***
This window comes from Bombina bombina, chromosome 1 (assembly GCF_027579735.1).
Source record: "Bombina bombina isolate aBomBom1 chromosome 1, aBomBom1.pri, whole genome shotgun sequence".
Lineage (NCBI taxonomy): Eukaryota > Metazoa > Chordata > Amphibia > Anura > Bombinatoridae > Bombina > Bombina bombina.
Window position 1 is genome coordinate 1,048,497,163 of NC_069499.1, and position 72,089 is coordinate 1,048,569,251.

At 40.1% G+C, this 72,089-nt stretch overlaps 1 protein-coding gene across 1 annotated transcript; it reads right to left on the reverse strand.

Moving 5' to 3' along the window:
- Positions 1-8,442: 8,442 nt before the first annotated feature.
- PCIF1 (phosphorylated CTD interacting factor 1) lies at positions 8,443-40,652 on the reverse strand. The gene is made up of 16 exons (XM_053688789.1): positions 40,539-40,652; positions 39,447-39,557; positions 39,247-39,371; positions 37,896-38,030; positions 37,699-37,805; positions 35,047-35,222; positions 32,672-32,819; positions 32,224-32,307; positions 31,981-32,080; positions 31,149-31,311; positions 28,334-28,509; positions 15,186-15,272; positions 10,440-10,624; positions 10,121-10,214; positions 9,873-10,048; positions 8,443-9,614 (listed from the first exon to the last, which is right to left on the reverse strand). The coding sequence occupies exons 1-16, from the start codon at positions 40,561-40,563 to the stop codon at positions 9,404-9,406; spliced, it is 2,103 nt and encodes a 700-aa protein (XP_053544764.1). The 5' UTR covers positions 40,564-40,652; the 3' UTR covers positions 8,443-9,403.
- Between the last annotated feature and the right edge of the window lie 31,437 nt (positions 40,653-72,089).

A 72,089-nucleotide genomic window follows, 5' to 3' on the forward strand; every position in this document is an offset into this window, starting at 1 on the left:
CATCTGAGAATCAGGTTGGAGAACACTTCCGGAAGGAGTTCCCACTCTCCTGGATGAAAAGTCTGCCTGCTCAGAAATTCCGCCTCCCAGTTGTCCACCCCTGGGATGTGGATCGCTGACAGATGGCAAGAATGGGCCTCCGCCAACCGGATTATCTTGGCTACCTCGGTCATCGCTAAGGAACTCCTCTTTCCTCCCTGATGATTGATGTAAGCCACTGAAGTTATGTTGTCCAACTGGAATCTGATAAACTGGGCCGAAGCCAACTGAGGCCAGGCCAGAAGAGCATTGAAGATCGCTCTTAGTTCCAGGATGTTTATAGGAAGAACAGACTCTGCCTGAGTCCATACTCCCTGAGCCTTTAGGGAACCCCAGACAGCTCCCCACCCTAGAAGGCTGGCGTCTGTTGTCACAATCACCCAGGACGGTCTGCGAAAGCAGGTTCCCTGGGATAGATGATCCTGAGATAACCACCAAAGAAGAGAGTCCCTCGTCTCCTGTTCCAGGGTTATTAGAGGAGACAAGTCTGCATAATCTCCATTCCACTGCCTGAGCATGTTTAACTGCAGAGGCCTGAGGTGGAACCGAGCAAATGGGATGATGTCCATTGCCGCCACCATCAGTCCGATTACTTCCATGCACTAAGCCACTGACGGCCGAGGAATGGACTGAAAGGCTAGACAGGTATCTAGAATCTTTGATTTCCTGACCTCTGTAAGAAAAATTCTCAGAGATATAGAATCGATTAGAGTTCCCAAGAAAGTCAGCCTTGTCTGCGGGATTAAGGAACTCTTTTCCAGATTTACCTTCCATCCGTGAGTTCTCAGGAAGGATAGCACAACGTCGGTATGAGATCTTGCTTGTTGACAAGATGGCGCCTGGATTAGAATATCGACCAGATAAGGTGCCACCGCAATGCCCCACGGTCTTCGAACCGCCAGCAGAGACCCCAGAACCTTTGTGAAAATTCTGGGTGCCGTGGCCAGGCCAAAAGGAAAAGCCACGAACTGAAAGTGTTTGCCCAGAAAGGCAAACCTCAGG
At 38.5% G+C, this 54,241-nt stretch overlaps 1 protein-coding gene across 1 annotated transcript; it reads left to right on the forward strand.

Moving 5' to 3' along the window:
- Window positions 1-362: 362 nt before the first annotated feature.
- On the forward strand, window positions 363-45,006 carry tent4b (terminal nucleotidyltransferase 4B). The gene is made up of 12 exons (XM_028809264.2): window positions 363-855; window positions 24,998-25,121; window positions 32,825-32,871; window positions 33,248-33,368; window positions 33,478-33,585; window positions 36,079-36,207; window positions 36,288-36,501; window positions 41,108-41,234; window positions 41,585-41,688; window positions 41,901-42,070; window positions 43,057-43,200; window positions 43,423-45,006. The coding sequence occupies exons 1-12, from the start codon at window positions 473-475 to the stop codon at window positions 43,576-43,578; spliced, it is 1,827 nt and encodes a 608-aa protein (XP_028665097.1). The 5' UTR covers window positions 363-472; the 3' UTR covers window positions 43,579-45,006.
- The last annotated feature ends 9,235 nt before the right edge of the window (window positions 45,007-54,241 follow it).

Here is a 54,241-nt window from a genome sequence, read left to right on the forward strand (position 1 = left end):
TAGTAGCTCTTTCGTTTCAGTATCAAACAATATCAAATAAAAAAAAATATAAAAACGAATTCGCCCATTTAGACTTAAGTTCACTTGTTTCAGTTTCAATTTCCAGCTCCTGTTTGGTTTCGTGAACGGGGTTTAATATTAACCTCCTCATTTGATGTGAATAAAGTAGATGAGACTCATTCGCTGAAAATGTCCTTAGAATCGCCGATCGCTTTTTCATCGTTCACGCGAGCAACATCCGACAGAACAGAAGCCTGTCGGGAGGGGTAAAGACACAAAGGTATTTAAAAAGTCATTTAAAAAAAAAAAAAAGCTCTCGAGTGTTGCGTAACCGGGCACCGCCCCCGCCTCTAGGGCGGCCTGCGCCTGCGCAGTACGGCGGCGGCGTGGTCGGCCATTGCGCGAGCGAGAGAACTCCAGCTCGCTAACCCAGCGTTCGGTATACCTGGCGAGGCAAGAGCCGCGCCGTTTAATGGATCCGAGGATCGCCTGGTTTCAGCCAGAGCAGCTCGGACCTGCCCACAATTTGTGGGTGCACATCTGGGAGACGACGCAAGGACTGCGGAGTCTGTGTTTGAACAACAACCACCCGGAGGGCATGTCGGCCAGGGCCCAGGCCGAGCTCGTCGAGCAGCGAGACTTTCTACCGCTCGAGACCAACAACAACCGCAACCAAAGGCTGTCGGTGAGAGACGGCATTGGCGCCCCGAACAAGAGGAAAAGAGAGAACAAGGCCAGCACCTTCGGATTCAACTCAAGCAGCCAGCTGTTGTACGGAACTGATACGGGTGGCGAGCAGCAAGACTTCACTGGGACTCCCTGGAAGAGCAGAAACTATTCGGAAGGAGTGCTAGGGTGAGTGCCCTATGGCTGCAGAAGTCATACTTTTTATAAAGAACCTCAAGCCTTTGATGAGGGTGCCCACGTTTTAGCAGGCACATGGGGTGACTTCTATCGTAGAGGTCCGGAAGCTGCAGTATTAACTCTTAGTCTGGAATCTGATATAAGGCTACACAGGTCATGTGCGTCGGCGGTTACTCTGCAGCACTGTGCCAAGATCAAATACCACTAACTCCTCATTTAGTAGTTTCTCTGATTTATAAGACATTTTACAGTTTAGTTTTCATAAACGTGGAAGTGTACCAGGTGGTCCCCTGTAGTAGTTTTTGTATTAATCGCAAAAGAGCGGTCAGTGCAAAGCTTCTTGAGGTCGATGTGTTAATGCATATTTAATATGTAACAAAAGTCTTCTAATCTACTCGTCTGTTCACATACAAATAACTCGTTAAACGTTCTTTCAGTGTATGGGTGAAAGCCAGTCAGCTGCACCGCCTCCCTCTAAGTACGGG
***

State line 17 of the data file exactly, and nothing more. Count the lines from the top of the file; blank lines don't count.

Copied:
Here is a 54,241-nt window from a genome sequence, read left to right on the forward strand (position 1 = left end):